Despite his size, this frog is actually a really big deal. He was the first to be born at The London Aquarium after a successful breeding program for conservation.

14. Here's a gliding tree frog.

Photo by Carlos Julio Martinez/AFP/Getty Images.

Found primarily in Costa Rica, male gliding tree frogs can grow up to 56 millimeters from vent to snout — or, to put it colloquially, ass to nose.

15. OK, wait ... here's that tiny poison dart frog again.

Photo by Andrew Cowie/AFP/Getty Images.

This time he's sitting on a five pence piece! Look how tiny he is!!! So tiny!!! So deadly!!!

16. Did you know there's even a frog jumping competition in Slovenia?

Photo by STR/AFP/Getty Images

It's called Frognight, and it's absolutely the biggest and most famous event in the small town of Lokve.

17. These bullfrogs live together on a farm in Singapore.

Photo by Chris McGrath/Getty Images.

The Jurong Frog Farm started in 1981 and is Singapore's only frog farm. If you're ever in Singapore, you can take a tour of the place.

18. This little baby frog is catching a ride.

Photo by Sena Vidanagama/AFP/Getty Images.

This pair was photographed in Colombo, Sri Lanka. In 1999, scientists found Sri Lanka to be the #1 nation for frog diversity. It's home to over 200 species of frogs. Unfortunately, several species have died out since then due to a shrinking habitat.

19. This bull frog is accounted for.

Photo by Ben Stansall/AFP/Getty Images.

The zookeeper holding up this frog was participating in London Zoo's annual stocktake. Which is an exhaustive and complete headcount of every animal at the zoo.

20. The London Zoo also has a weigh in. A spoon weigh in.

Photo by Carl Court/AFP/Getty Images.

Animals like this mossy frog in a weighing spoon have to be weighed to record the animal's vital statistics. It's all part of the effort to make sure animals at the zoo are well cared for.

21. This tree frog lives in Maryland.

Photo by Mark Wilson/Getty Images.

Maryland is actually home to dozens of species of frogs and toads. Though as far as scientists know, they don't ride tandem bicycles together Despite what a certain children's book series would lead you to believe.

22. Oh yikes, the Prince Charles stream tree frog is kinda creepy.

Photo by Arthur Edwards, WPA Pool/Getty Images.

It was actually only discovered in 2008 and is still very endangered. Conservation efforts are ongoing to help protect the species. It's also really unsettling looking. Is that just me? It looks like it's going to leap out of the picture. *shudder*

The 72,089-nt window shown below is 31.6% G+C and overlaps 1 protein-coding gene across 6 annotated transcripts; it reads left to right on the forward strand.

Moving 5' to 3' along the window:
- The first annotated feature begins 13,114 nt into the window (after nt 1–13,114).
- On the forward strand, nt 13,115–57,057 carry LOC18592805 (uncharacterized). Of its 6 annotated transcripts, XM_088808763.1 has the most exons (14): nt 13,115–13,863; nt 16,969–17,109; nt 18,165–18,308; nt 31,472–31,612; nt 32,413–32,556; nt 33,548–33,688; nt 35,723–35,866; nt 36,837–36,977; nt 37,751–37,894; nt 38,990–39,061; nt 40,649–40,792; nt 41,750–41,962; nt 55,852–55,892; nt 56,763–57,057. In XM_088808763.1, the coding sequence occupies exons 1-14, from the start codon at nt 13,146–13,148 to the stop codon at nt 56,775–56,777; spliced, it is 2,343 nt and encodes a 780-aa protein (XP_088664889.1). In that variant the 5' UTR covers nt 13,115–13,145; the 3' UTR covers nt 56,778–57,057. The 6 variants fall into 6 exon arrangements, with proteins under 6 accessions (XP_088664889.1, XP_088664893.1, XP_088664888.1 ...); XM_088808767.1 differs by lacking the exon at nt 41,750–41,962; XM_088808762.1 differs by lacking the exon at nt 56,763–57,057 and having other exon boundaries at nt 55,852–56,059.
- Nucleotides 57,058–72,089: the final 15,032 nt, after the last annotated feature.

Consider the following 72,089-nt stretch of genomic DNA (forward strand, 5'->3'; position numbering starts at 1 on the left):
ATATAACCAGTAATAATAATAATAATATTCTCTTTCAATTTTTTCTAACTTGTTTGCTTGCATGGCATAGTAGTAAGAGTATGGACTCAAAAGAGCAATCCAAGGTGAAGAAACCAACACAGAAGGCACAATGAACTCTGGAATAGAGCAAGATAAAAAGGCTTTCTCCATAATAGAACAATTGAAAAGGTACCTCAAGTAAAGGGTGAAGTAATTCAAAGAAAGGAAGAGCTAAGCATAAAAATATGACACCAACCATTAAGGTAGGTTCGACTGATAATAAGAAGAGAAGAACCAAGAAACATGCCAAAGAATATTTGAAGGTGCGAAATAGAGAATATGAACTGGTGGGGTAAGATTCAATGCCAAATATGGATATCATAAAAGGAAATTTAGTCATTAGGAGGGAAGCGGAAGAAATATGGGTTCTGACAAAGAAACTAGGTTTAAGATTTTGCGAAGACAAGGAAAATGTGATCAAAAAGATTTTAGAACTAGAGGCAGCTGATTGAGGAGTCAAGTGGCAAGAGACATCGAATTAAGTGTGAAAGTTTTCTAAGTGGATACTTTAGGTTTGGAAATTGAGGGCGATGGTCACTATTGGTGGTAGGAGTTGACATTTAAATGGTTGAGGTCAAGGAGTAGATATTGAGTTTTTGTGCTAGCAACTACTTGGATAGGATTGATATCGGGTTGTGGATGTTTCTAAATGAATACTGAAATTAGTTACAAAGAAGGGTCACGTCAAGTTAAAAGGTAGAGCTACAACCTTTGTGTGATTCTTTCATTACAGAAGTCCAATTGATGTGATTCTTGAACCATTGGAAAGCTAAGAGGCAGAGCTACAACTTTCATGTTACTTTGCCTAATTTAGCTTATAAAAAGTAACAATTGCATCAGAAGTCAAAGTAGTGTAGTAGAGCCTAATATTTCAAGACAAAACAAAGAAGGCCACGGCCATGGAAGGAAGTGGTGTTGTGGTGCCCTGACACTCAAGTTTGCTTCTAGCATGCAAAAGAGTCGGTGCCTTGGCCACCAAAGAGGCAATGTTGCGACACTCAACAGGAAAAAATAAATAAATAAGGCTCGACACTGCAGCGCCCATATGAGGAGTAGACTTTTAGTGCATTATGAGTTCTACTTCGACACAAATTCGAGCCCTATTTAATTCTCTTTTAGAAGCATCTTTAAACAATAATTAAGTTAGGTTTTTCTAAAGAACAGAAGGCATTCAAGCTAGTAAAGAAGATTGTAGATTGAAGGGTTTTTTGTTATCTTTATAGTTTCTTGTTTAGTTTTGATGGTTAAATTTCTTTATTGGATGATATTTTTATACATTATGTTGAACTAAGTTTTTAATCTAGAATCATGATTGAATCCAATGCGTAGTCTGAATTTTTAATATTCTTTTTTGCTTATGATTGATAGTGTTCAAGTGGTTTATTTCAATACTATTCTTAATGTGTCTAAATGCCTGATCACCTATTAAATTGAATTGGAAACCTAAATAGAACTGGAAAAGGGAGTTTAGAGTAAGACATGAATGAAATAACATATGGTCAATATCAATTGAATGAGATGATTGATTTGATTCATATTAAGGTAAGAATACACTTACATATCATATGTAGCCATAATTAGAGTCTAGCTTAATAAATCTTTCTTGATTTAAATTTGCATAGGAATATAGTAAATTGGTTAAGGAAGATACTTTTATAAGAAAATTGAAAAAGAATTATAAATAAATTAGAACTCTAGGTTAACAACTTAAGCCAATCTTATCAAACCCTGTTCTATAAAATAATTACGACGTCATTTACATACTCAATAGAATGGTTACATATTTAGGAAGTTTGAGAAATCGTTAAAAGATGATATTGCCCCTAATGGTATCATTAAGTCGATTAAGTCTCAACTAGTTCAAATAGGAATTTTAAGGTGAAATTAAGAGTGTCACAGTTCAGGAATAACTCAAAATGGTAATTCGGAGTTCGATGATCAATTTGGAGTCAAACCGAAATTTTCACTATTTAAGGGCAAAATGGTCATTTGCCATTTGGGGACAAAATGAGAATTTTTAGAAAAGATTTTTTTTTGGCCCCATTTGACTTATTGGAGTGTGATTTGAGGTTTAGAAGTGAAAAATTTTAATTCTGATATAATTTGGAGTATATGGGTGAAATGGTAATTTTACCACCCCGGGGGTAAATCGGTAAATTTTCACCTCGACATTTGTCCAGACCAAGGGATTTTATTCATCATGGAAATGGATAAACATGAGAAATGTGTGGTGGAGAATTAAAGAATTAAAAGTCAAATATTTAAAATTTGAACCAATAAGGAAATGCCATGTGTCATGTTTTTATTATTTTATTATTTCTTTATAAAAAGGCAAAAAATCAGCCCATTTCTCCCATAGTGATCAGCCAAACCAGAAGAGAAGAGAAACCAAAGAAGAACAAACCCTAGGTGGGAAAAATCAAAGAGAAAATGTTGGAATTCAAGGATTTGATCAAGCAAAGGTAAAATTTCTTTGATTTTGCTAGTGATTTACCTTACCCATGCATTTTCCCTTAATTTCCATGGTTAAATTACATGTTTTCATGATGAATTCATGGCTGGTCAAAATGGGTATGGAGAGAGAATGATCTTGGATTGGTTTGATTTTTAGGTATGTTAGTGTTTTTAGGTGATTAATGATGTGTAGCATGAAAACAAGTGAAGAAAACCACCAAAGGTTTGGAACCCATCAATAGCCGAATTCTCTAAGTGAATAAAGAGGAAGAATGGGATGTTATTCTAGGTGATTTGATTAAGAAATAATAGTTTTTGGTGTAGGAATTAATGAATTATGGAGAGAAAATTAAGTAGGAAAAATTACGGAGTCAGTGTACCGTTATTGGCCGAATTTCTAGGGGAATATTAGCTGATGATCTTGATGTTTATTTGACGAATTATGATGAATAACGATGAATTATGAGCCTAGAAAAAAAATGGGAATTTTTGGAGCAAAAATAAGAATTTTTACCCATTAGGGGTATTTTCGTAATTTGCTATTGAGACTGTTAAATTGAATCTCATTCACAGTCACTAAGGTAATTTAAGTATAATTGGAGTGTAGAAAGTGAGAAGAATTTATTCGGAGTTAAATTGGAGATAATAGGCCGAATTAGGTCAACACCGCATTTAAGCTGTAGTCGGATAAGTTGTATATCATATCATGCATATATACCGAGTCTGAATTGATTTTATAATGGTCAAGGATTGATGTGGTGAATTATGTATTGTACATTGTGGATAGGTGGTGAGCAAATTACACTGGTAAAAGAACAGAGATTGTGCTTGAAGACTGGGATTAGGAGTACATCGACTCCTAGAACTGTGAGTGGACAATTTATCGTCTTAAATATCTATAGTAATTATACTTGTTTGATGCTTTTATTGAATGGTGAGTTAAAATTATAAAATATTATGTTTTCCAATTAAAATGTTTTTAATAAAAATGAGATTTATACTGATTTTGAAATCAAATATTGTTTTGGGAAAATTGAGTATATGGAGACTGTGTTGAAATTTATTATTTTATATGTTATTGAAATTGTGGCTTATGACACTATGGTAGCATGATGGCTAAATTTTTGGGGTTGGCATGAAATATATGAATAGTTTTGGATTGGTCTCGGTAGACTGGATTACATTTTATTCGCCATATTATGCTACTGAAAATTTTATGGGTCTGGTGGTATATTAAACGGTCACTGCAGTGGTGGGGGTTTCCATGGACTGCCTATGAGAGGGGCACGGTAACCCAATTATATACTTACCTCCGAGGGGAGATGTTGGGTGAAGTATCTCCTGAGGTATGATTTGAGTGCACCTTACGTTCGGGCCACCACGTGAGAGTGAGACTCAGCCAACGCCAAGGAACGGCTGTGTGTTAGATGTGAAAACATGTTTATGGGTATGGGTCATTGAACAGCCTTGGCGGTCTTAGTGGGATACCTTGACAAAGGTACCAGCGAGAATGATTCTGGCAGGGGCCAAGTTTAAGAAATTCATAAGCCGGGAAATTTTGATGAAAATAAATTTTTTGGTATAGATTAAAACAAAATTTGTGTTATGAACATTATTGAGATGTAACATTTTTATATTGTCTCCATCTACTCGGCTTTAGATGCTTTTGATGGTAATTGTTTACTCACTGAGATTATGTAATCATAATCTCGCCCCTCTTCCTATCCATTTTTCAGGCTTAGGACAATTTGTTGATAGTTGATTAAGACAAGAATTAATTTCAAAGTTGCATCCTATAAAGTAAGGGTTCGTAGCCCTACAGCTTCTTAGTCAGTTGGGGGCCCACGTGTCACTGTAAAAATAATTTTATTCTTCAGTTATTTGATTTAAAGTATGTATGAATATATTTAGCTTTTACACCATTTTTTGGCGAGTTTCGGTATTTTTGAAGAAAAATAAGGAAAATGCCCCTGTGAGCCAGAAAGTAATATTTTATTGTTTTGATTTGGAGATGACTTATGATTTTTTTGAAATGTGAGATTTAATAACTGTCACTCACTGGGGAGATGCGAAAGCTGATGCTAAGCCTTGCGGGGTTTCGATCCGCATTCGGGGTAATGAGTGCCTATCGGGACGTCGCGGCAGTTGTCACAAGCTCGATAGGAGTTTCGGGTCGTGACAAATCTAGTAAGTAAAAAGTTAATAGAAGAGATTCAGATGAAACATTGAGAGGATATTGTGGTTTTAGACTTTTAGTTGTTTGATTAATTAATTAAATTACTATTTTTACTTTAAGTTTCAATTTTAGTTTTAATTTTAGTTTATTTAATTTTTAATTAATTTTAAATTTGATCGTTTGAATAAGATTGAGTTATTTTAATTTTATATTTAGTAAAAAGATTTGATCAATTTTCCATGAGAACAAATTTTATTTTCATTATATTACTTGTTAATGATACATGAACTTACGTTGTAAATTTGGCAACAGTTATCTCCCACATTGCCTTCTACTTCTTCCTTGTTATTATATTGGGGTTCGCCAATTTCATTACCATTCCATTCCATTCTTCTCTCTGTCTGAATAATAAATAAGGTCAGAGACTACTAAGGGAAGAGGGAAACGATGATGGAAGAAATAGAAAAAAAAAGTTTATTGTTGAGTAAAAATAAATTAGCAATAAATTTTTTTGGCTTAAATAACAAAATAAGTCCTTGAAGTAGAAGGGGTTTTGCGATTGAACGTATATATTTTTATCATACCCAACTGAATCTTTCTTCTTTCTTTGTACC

23. This frog was just saved from poachers.

Photo by Yasuyoshi Chiba/AFP/Getty Images.

Although frogs legs are a delicacy in India, the government clamped down on the hunting of frogs in 1985 amid concerns over their falling numbers.

24. Here are some Moor frogs.

Photo by Sebastian Willnow/AFP/Getty Images.

Get it? Moor frogs? These frogs are excellent swimmers and mostly live in water. If found on land, they'll bury themselves quickly in soil or sand.

25. Aww, look, here are a few more colorful poison dart frogs.

Photo by Chris Hondros/Getty Images.

These colorful characters were on display as part of "Frogs: A Chorus of Colors" at the American Museum of Natural History in New York City. The museum has one of the largest frog collections in the world.

26. Check out this White tree frog.

Photo by Jeff J. Mitchell/Getty Images.

The white tree frog is unique. It's rather large, ranging in length from 3 to 4.5 inches, and females are usually bigger than males. They can be found in northern Australia and New Zealand, but this one was photographed in Scotland.

27. The coolest little poisonous frog.

Photo by Fredy Amariles/AFP/Getty Images.

As cool as his patterns are, he's also highly poisonous. Also, the species is in danger due to their popularity as pets as well as the disappearance of their habitat.

28. This frog hangin' at a wildlife refuge in San Jose.

Yuri Cortez/AFP/Getty Images.

La Paz Waterfall Gardens, a wildlife refuge in Costa Rica, is also a popular tourist destination. It also has an aviary that acts as a refuge for wild birds that have been illegally hunted.

29. And, finally, that monkey frog who has still not warmed up to Leap Day. He'll get there eventually.

Photo by Yasuyoshi Chiba/AFP/Getty Images.

I mean, really. He's just super not into it. If you ask him, he'd say the world is better off letting the calendar just fly off the handle. Who needs all that organization and consistency? Just eat some flies and relax.

In short, Leap Day is necessary and frogs are awesome.